Before reading through endless posts on "best books for learning how to program" or the like, you should ask yourself what you want to achieve. I would consider:
- What area of programming do you want to start with? Gaming, Web development, data?
- Is it a specific language you want to learn?
- Do you have a specific goal in mind?
For example, there is no reason to buy "clean code" if you want to dip your toes into web development. Also consider starting out with online resources instead of spending on books, there is a ton of content on youtube. However if you are like me you probably enjoy the mix of it all and thereby the books as well! You can also check out my post on what makes a great developer here. Let us move on to the list!
Disclosure: Bear in mind that some of the links in this post are affiliate links and if you go through them to make a purchase I will earn a commission. Keep in mind that I link these companies and their products because of their quality. The decision is yours, and whether or not you decide to buy something is completely up to you.
The Pragmatic Programmer: From Journeyman to Master
Author: Andy Hunt
This is a great book for learning general terms in programming and how to continuously improve. This is also one of the first books I read on software development. I remember when I read it I was about a year into my professional career - which I think is the perfect time to read it. Many of the things mentioned in this book are very basic and easy to understand. If you are new to programming you may learn a great deal from this book. If you have years of experience it will likely confirm what you are doing is right (or wrong). Therefore I believe this book is great for developers of all levels of skill.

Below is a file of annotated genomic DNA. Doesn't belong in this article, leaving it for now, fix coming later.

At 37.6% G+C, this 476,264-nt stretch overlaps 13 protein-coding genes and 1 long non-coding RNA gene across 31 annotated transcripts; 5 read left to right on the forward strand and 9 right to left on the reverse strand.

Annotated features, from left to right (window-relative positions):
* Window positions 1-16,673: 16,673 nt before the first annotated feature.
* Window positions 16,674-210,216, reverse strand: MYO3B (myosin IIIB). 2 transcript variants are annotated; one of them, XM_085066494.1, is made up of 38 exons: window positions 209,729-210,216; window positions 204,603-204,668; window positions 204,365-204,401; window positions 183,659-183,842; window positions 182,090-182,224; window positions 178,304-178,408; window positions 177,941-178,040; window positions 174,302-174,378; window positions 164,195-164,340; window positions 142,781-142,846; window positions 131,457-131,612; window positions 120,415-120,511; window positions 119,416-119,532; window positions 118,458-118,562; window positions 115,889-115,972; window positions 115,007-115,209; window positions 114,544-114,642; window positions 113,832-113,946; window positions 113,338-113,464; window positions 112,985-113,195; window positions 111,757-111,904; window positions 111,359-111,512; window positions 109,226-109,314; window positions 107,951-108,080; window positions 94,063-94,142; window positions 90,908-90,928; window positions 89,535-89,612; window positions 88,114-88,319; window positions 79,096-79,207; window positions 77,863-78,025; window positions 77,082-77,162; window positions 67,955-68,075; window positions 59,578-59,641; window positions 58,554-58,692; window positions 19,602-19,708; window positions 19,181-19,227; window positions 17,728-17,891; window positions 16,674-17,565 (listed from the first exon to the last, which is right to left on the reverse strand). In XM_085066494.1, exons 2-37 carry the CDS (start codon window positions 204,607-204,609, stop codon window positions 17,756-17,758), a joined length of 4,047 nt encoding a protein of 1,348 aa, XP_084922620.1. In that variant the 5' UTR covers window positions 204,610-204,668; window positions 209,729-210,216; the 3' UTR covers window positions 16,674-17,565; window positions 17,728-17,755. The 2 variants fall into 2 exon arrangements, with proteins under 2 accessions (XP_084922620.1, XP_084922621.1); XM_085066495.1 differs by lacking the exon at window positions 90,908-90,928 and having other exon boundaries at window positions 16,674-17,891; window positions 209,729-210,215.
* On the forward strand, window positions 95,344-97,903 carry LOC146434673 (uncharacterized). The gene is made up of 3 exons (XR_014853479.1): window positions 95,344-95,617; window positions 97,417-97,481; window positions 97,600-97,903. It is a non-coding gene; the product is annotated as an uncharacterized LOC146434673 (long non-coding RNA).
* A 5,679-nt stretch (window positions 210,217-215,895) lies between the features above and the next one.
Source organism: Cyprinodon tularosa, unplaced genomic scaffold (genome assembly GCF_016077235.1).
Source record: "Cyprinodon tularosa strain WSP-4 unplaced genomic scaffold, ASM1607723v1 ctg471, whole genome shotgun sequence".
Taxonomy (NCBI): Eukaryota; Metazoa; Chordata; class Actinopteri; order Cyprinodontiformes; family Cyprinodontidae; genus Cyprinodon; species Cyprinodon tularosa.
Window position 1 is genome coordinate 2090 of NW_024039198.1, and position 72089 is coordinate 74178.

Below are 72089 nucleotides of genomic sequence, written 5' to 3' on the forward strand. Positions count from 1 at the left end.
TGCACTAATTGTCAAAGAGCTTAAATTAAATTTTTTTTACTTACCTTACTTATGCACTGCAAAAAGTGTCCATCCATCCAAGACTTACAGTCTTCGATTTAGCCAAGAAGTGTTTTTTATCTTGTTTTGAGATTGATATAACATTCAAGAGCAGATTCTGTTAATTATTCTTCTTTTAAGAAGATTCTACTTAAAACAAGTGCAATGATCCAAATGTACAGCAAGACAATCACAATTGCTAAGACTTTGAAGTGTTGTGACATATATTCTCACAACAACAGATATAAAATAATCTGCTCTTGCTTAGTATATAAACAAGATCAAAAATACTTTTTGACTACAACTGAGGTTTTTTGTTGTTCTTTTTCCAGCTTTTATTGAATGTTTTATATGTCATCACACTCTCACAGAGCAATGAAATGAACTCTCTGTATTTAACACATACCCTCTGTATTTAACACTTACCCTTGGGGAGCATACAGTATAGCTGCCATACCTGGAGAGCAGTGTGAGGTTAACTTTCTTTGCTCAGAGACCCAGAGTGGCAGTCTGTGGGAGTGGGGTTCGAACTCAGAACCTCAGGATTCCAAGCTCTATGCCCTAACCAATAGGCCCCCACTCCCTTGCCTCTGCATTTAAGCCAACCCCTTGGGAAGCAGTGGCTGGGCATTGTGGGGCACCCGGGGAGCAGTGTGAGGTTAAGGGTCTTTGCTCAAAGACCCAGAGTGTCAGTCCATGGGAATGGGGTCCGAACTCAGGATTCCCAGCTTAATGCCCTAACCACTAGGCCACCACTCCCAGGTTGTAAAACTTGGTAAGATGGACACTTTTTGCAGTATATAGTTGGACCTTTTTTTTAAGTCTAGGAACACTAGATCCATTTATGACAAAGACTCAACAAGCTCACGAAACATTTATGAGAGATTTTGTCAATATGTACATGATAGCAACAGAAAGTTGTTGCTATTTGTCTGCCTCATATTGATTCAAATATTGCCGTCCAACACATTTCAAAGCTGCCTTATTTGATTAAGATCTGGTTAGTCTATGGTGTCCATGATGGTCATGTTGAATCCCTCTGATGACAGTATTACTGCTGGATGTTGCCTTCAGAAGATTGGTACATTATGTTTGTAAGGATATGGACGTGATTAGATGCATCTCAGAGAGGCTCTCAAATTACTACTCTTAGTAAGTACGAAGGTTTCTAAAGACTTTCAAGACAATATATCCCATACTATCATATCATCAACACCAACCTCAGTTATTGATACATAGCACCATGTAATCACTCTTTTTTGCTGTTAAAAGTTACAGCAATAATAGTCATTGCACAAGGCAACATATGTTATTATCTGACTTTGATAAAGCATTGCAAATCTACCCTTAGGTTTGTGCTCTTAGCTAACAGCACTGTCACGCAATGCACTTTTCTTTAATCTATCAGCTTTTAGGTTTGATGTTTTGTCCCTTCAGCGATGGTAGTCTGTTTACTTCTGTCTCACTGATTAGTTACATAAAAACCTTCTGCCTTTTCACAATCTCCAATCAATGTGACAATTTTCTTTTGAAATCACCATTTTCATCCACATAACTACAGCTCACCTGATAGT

Something that you will learn is how to approach development pragmatically. This book will guide you through the obstacles and technical decisions in the daily work of a programmer. Amazon has the following summary of its contents:
- Fight software rot
- Learn continuously
- Avoid the trap of duplicating knowledge
- Write flexible, dynamic, and adaptable code
- Harness the power of basic tools
- Avoid programming by coincidence
- Learn real requirements
- Solve the underlying problems of concurrent code
- Guard against security vulnerabilities
- Build teams of Pragmatic Programmers
- Take responsibility for your work and career
- Test ruthlessly and effectively, including property-based testing
- Implement the Pragmatic Starter Kit
- Delight your users
Head first Design patterns
Authors: Eric Freeman, Bert Bates, Kathy Sierra and Elisabeth Robson
Do you want to learn about design patterns? look no further! When I first read this book I did not appreciate it enough, but after a couple of years in the industry I found it to be such a great dictionary for design patterns.
Even though this book is very technical with a lot of code to grasp. It is still relatively easy to read. It has some great examples and humor. The examples in this book are in Java, but they are applicable for most programming languages. The examples are easy to follow and gives you hands on experience. If you already have this book and is looking for an alternative. You could try an older book I also have enjoyed: Design Patterns: Elements of Reusable Object-Oriented Software